New hospital administrator settling in
In the four weeks before he begins work as The Memorial Hospital’s new administrator, George Rohrich, plans to explore Moffat County.
The rural area and the small-town setting were key factors in making the move to Craig, he said.
“We really wanted a town that was small,” Rohrich said. “We love rural areas.”
He and his wife, Valerie, moved to Craig on Feb. 15 and are settling in and learning about the area.
Rohrich, 48, thought he’d retired from the medical profession last year when he resigned his post as the administrator of the Washakie Medical Center in Worland, Wyo.
“I decided it was time to make a change,” he said. “We didn’t know what we wanted to do or where we wanted to go.”
Then a friend directed him toward Craig and The Memorial Hospital, which had been seeking an administrator since Randy Phelps left in August.
Rohrich said it’s too early to say what he’ll tackle when he begins work March 27. He said his first priority would be to learn about the hospital and how it runs.
“It wouldn’t be prudent to start cutting a swath of change,” he said. “It wouldn’t be good for the staff or the community. I think as the new guy I need to get a feel for the hospital and how it works.”
The biggest project the hospital faces is the construction of a new facility, he said.
“That’s a huge project, and it has to be done right because we don’t get to do it over,” he said.
Rohrich plans to continue the existing programs to improve customer service, recruit new physicians and improve quality of care.
“It appears this hospital is doing a fine job,” he said.
Rohrich started his medical career as a pharmacy technician in the Air Force.
“I had seen a pharmacist and thought that would be really fun,” he said.
It didn’t take long before he found administration as appealing, and he trained as such in the Air Force.
“I moved around and had the opportunity to supervise just about every department in a hospital,” he said. “It was a great experience, a great education. I have a deep appreciation for those who do those jobs because I did them.”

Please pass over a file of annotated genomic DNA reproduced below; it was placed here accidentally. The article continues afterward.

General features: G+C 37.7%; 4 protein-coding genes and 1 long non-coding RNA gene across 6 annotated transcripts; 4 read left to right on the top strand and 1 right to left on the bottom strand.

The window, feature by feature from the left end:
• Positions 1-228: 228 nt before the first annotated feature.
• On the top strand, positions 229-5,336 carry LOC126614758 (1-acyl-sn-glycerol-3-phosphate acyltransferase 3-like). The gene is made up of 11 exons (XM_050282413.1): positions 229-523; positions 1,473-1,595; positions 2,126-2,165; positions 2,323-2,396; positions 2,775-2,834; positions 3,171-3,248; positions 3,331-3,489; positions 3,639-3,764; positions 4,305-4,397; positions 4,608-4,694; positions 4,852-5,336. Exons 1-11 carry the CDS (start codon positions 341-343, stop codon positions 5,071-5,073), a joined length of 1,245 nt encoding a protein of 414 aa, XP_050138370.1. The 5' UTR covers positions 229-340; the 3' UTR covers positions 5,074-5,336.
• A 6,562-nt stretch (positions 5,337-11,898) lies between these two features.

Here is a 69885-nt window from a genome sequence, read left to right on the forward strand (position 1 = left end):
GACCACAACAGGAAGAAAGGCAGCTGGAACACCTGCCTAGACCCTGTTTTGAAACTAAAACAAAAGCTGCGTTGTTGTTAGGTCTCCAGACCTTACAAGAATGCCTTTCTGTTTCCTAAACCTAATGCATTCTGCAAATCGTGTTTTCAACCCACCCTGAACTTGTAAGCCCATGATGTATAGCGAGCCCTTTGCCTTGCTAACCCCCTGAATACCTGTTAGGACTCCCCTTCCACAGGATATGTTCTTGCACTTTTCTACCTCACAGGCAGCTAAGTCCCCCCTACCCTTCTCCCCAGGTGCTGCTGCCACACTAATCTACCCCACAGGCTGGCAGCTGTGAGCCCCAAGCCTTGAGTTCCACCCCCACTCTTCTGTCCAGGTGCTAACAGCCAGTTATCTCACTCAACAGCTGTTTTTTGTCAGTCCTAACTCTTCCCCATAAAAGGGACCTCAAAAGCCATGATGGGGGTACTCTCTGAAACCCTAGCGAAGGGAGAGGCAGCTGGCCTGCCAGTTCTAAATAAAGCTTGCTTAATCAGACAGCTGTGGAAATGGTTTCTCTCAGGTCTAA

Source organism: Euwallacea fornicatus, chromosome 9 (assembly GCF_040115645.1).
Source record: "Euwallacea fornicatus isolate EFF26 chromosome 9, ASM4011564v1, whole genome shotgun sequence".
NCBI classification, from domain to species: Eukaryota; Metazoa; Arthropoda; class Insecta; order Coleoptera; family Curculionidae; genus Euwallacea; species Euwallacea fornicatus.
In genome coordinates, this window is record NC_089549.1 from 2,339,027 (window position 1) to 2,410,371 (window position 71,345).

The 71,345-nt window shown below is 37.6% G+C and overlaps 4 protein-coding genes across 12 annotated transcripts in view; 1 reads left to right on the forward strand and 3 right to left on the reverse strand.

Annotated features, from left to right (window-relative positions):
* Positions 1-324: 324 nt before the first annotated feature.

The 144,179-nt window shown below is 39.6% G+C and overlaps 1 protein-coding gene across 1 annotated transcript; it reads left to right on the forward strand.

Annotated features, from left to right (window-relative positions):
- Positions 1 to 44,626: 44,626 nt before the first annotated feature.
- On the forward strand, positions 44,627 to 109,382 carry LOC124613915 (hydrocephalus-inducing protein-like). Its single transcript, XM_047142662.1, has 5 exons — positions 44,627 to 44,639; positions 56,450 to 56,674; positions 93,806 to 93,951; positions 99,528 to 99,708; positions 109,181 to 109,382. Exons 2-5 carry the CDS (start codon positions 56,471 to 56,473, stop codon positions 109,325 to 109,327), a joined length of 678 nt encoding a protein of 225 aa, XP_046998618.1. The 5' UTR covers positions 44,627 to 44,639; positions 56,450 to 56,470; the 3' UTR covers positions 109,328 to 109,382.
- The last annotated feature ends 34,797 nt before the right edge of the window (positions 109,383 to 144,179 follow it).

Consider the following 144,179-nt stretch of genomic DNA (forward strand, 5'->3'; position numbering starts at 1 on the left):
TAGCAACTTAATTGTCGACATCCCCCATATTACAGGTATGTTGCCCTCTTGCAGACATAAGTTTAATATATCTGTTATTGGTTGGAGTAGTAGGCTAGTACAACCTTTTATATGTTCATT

He met his wife while in the Air Force, and the two married in 1982.
Rohrich grew up on a ranch in North Dakota and spent 10 years on active duty in the Air Force and nearly 14 years as a reserve.
His wife, Valerie, is a teacher who worked for several years with special-needs students and hopes to continue the same work in Moffat County.
Rohrich was the board’s top choice from the applicants.
“He seemed like he’d be a good fit,” TMH Board President Sue Lyster said.
His references say he’s excellent with people, high-energy and straightforward, Lyster said.
In his spare time, Rohrich restores antique radios — those made before World War II. He can’t count the number of radios that he’s restored and said he has hundreds more in the garage of his new home waiting for attention.
Support Local Journalism
Support Local Journalism
Readers around Craig and Moffat County make the Craig Press’ work possible. Your financial contribution supports our efforts to deliver quality, locally relevant journalism.
Now more than ever, your support is critical to help us keep our community informed about the evolving coronavirus pandemic and the impact it is having locally. Every contribution, however large or small, will make a difference.
Each donation will be used exclusively for the development and creation of increased news coverage.
Start a dialogue, stay on topic and be civil.
If you don't follow the rules, your comment may be deleted.
User Legend: Moderator Trusted User
After 10 years in the Yampa Valley, the Colorado Crane Conservation Coalition, which is dedicated to the conservation and protection of greater Sandhill cranes in Colorado, has much to celebrate in addition to its anniversary.